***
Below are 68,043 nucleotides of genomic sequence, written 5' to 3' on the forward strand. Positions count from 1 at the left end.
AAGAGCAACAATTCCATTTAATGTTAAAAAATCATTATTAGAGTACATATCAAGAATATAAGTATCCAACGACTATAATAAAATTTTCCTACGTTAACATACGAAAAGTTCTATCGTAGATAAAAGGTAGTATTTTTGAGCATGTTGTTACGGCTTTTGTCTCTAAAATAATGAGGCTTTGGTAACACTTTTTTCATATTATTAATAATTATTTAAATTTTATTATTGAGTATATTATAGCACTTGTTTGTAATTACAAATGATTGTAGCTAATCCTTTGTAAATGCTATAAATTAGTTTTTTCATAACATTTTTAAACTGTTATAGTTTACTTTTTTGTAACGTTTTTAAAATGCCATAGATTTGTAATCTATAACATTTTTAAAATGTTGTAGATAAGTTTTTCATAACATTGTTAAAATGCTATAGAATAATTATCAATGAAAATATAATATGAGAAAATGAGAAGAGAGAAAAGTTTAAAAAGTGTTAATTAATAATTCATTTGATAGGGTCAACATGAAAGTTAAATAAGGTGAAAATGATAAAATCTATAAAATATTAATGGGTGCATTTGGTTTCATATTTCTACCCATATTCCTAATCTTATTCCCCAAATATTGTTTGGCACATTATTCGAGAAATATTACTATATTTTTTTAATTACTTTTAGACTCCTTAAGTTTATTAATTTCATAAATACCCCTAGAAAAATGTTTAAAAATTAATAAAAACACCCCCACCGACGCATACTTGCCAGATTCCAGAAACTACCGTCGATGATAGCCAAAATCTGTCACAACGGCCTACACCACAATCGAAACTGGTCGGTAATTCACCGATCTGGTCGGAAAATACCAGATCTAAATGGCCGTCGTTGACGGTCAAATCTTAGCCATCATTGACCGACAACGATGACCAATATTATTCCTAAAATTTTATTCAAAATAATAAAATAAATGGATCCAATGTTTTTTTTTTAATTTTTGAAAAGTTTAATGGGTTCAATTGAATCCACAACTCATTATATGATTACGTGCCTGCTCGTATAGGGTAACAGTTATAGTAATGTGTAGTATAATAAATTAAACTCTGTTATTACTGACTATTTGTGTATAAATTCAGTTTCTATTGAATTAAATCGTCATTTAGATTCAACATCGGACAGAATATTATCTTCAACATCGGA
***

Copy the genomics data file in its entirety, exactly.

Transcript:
Below are 68,043 nucleotides of genomic sequence, written 5' to 3' on the forward strand. Positions count from 1 at the left end.
AAGAGCAACAATTCCATTTAATGTTAAAAAATCATTATTAGAGTACATATCAAGAATATAAGTATCCAACGACTATAATAAAATTTTCCTACGTTAACATACGAAAAGTTCTATCGTAGATAAAAGGTAGTATTTTTGAGCATGTTGTTACGGCTTTTGTCTCTAAAATAATGAGGCTTTGGTAACACTTTTTTCATATTATTAATAATTATTTAAATTTTATTATTGAGTATATTATAGCACTTGTTTGTAATTACAAATGATTGTAGCTAATCCTTTGTAAATGCTATAAATTAGTTTTTTCATAACATTTTTAAACTGTTATAGTTTACTTTTTTGTAACGTTTTTAAAATGCCATAGATTTGTAATCTATAACATTTTTAAAATGTTGTAGATAAGTTTTTCATAACATTGTTAAAATGCTATAGAATAATTATCAATGAAAATATAATATGAGAAAATGAGAAGAGAGAAAAGTTTAAAAAGTGTTAATTAATAATTCATTTGATAGGGTCAACATGAAAGTTAAATAAGGTGAAAATGATAAAATCTATAAAATATTAATGGGTGCATTTGGTTTCATATTTCTACCCATATTCCTAATCTTATTCCCCAAATATTGTTTGGCACATTATTCGAGAAATATTACTATATTTTTTTAATTACTTTTAGACTCCTTAAGTTTATTAATTTCATAAATACCCCTAGAAAAATGTTTAAAAATTAATAAAAACACCCCCACCGACGCATACTTGCCAGATTCCAGAAACTACCGTCGATGATAGCCAAAATCTGTCACAACGGCCTACACCACAATCGAAACTGGTCGGTAATTCACCGATCTGGTCGGAAAATACCAGATCTAAATGGCCGTCGTTGACGGTCAAATCTTAGCCATCATTGACCGACAACGATGACCAATATTATTCCTAAAATTTTATTCAAAATAATAAAATAAATGGATCCAATGTTTTTTTTTTAATTTTTGAAAAGTTTAATGGGTTCAATTGAATCCACAACTCATTATATGATTACGTGCCTGCTCGTATAGGGTAACAGTTATAGTAATGTGTAGTATAATAAATTAAACTCTGTTATTACTGACTATTTGTGTATAAATTCAGTTTCTATTGAATTAAATCGTCATTTAGATTCAACATCGGACAGAATATTATCTTCAACATCGGA